Sten Erik Langstrup Pedersen, who runs an organic farm in a fjord near Nuuk, first grew potatoes in 1976. Now he can plant crops two weeks earlier in May and harvest three weeks later in October, compared with more than 10 years ago.
He grows 23 kinds of vegetables, compared with 15 a decade ago, including beans, peas, herbs and strawberries. He says he has sold some strawberries to top restaurants in Copenhagen.
Yet Pedersen is skeptical about how much it will catch on.
“Greenlanders are impatient. They see a seal and they immediately just want to hunt it. They can never wait for vegetables to grow,” he said.
There is still potential. Hoegh estimates Greenland could provide half its food needs from home-grown produce, which would be competitive with more expensive Danish imports.
However, climate change is not just beneficial. While summers are warmer, there is less rain. Some experts say Greenland could soon need irrigation — ironic for a country of ice and lakes.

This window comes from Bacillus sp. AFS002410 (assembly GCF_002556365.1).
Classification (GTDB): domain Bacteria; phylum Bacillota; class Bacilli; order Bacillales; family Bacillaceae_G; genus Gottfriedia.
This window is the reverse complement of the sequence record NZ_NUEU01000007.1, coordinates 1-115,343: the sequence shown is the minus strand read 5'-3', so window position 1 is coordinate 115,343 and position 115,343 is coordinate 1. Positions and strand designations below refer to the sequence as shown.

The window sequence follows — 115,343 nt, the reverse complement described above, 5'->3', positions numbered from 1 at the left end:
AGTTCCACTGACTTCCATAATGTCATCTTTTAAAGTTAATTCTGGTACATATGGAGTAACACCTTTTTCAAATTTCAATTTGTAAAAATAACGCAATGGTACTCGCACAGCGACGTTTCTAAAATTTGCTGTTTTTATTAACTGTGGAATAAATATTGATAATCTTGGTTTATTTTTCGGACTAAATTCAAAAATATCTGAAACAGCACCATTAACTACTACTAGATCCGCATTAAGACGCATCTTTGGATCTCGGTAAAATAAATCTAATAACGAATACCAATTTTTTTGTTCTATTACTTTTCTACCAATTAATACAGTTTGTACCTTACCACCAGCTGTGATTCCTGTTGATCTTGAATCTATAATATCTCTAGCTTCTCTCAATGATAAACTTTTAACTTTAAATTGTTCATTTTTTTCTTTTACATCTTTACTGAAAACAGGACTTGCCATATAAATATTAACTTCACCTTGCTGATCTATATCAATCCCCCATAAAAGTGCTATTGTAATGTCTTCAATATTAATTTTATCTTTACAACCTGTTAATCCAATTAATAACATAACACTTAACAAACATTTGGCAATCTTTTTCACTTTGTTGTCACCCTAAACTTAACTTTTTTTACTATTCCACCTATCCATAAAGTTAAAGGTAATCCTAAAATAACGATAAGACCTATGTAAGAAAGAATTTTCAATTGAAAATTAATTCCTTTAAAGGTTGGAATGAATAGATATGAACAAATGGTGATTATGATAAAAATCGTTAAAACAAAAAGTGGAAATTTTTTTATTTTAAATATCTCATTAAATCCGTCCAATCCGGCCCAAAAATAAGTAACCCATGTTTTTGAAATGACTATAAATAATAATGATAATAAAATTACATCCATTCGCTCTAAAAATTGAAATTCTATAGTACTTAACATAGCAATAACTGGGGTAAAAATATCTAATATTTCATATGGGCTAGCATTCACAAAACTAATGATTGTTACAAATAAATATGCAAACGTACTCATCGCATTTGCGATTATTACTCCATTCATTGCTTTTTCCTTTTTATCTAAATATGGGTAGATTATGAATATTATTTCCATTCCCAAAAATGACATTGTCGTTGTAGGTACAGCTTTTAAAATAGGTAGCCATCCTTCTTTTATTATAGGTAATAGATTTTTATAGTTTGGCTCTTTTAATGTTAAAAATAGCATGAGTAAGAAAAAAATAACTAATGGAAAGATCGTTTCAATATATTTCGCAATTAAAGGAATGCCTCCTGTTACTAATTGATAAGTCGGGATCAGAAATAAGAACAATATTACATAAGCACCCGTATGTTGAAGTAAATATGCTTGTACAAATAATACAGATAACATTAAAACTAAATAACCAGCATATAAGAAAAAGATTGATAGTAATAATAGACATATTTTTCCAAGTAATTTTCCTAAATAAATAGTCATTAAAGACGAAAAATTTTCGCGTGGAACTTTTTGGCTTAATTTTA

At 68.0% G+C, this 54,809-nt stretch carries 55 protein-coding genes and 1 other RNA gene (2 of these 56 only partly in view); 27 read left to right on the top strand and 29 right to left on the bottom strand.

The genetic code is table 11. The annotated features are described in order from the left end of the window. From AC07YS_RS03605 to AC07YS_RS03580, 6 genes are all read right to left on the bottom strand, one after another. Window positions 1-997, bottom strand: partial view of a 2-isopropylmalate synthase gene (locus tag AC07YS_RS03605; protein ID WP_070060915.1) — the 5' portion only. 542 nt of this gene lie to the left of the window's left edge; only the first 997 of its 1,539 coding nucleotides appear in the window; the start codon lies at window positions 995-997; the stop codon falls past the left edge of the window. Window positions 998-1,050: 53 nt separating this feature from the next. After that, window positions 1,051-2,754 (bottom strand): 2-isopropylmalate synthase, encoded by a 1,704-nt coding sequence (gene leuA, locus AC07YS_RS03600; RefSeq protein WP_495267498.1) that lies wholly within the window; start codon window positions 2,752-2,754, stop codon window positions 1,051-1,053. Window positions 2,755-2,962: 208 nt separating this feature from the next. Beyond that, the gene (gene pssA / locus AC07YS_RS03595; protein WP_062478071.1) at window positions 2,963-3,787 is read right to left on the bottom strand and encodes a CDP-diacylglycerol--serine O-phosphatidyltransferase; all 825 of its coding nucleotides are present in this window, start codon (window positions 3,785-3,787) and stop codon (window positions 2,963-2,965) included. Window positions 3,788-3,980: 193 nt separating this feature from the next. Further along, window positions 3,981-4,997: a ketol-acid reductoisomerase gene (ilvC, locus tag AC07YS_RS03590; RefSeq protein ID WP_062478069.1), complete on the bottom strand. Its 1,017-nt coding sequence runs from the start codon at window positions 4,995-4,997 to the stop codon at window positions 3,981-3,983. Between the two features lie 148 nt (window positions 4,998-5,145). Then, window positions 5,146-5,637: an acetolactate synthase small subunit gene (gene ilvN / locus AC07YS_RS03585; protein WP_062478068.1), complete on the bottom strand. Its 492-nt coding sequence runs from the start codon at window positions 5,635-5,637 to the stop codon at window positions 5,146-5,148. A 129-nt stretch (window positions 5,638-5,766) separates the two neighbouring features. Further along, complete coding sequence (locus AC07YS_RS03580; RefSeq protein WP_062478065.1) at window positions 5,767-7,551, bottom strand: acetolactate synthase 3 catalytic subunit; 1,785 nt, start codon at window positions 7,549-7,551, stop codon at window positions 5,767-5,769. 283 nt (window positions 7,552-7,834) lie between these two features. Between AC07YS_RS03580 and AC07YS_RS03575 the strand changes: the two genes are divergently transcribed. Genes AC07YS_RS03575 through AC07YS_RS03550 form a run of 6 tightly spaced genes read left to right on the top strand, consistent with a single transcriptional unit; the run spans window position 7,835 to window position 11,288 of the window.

“We have had dry summers for the last few years.” said Aqqalooraq Frederiksen, a senior agricultural consultant in south Greenland, who said that a late spring last year had hurt potato crops.
On the Arctic Circle, a flash flood last summer from suspected glacier meltwater — which some blamed on warm weather — swept away the only bridge connecting Ernst’s restaurant to the airport. It came right in the middle of the tourist season and lost the restaurant thousands of dollars.
It was an ominous reminder that global warming brings its problems. Still, for Pedersen, the future looks good.
“The hotter, the better,” Pedersen said. “For me.”